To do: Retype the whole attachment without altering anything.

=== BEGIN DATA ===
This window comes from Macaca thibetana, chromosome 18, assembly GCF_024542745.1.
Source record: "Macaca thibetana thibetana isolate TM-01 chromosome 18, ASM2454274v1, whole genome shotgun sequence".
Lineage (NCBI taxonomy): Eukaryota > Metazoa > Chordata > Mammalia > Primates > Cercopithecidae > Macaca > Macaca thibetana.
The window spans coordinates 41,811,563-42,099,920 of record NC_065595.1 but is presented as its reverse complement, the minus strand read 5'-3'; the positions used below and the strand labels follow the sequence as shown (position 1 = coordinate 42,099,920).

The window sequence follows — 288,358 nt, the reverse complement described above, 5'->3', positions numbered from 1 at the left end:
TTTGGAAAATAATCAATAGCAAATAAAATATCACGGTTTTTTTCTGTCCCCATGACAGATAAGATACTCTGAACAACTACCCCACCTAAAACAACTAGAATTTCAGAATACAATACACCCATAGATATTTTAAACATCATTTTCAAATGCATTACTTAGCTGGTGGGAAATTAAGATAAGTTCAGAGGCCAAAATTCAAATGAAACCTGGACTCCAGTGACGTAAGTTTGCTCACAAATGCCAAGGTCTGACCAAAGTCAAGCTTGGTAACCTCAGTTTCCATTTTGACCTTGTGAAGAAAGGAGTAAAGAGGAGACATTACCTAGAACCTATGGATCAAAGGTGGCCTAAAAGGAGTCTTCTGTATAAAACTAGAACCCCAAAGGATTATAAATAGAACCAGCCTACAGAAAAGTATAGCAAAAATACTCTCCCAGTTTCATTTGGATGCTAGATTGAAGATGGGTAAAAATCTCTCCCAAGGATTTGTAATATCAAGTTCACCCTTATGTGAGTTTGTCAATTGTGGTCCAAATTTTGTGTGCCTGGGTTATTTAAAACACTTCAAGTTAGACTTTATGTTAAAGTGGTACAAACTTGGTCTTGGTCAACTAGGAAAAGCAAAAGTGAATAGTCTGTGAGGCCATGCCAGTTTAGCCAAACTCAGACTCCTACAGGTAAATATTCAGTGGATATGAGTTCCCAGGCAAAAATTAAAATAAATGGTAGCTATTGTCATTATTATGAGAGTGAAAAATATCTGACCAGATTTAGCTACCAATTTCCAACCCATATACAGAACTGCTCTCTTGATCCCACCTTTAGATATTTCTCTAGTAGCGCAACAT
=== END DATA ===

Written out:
This window comes from Macaca thibetana, chromosome 18, assembly GCF_024542745.1.
Source record: "Macaca thibetana thibetana isolate TM-01 chromosome 18, ASM2454274v1, whole genome shotgun sequence".
Lineage (NCBI taxonomy): Eukaryota > Metazoa > Chordata > Mammalia > Primates > Cercopithecidae > Macaca > Macaca thibetana.
The window spans coordinates 41,811,563-42,099,920 of record NC_065595.1 but is presented as its reverse complement, the minus strand read 5'-3'; the positions used below and the strand labels follow the sequence as shown (position 1 = coordinate 42,099,920).

The window sequence follows — 288,358 nt, the reverse complement described above, 5'->3', positions numbered from 1 at the left end:
TTTGGAAAATAATCAATAGCAAATAAAATATCACGGTTTTTTTCTGTCCCCATGACAGATAAGATACTCTGAACAACTACCCCACCTAAAACAACTAGAATTTCAGAATACAATACACCCATAGATATTTTAAACATCATTTTCAAATGCATTACTTAGCTGGTGGGAAATTAAGATAAGTTCAGAGGCCAAAATTCAAATGAAACCTGGACTCCAGTGACGTAAGTTTGCTCACAAATGCCAAGGTCTGACCAAAGTCAAGCTTGGTAACCTCAGTTTCCATTTTGACCTTGTGAAGAAAGGAGTAAAGAGGAGACATTACCTAGAACCTATGGATCAAAGGTGGCCTAAAAGGAGTCTTCTGTATAAAACTAGAACCCCAAAGGATTATAAATAGAACCAGCCTACAGAAAAGTATAGCAAAAATACTCTCCCAGTTTCATTTGGATGCTAGATTGAAGATGGGTAAAAATCTCTCCCAAGGATTTGTAATATCAAGTTCACCCTTATGTGAGTTTGTCAATTGTGGTCCAAATTTTGTGTGCCTGGGTTATTTAAAACACTTCAAGTTAGACTTTATGTTAAAGTGGTACAAACTTGGTCTTGGTCAACTAGGAAAAGCAAAAGTGAATAGTCTGTGAGGCCATGCCAGTTTAGCCAAACTCAGACTCCTACAGGTAAATATTCAGTGGATATGAGTTCCCAGGCAAAAATTAAAATAAATGGTAGCTATTGTCATTATTATGAGAGTGAAAAATATCTGACCAGATTTAGCTACCAATTTCCAACCCATATACAGAACTGCTCTCTTGATCCCACCTTTAGATATTTCTCTAGTAGCGCAACAT